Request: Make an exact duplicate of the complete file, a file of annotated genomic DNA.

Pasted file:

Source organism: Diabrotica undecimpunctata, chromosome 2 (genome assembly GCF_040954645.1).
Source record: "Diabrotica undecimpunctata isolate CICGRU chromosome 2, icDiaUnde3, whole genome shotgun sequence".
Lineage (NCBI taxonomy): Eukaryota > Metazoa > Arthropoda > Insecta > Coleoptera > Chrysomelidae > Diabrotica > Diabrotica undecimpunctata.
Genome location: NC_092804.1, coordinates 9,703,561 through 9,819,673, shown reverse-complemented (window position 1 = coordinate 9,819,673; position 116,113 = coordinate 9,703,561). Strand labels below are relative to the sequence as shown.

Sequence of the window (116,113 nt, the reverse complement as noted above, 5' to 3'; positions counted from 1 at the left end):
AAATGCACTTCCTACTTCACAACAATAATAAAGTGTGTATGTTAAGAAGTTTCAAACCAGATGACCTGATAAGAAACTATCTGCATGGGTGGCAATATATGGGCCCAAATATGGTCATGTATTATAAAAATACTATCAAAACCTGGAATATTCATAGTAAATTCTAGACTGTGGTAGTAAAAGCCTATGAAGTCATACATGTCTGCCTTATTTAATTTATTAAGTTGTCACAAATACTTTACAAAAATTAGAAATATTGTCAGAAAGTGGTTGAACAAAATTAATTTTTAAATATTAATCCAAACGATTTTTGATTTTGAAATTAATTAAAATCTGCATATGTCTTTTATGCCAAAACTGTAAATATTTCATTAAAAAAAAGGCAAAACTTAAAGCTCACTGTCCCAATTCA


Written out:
Source organism: Diabrotica undecimpunctata, chromosome 2 (genome assembly GCF_040954645.1).
Source record: "Diabrotica undecimpunctata isolate CICGRU chromosome 2, icDiaUnde3, whole genome shotgun sequence".
Lineage (NCBI taxonomy): Eukaryota > Metazoa > Arthropoda > Insecta > Coleoptera > Chrysomelidae > Diabrotica > Diabrotica undecimpunctata.
Genome location: NC_092804.1, coordinates 9,703,561 through 9,819,673, shown reverse-complemented (window position 1 = coordinate 9,819,673; position 116,113 = coordinate 9,703,561). Strand labels below are relative to the sequence as shown.

Sequence of the window (116,113 nt, the reverse complement as noted above, 5' to 3'; positions counted from 1 at the left end):
AAATGCACTTCCTACTTCACAACAATAATAAAGTGTGTATGTTAAGAAGTTTCAAACCAGATGACCTGATAAGAAACTATCTGCATGGGTGGCAATATATGGGCCCAAATATGGTCATGTATTATAAAAATACTATCAAAACCTGGAATATTCATAGTAAATTCTAGACTGTGGTAGTAAAAGCCTATGAAGTCATACATGTCTGCCTTATTTAATTTATTAAGTTGTCACAAATACTTTACAAAAATTAGAAATATTGTCAGAAAGTGGTTGAACAAAATTAATTTTTAAATATTAATCCAAACGATTTTTGATTTTGAAATTAATTAAAATCTGCATATGTCTTTTATGCCAAAACTGTAAATATTTCATTAAAAAAAAGGCAAAACTTAAAGCTCACTGTCCCAATTCA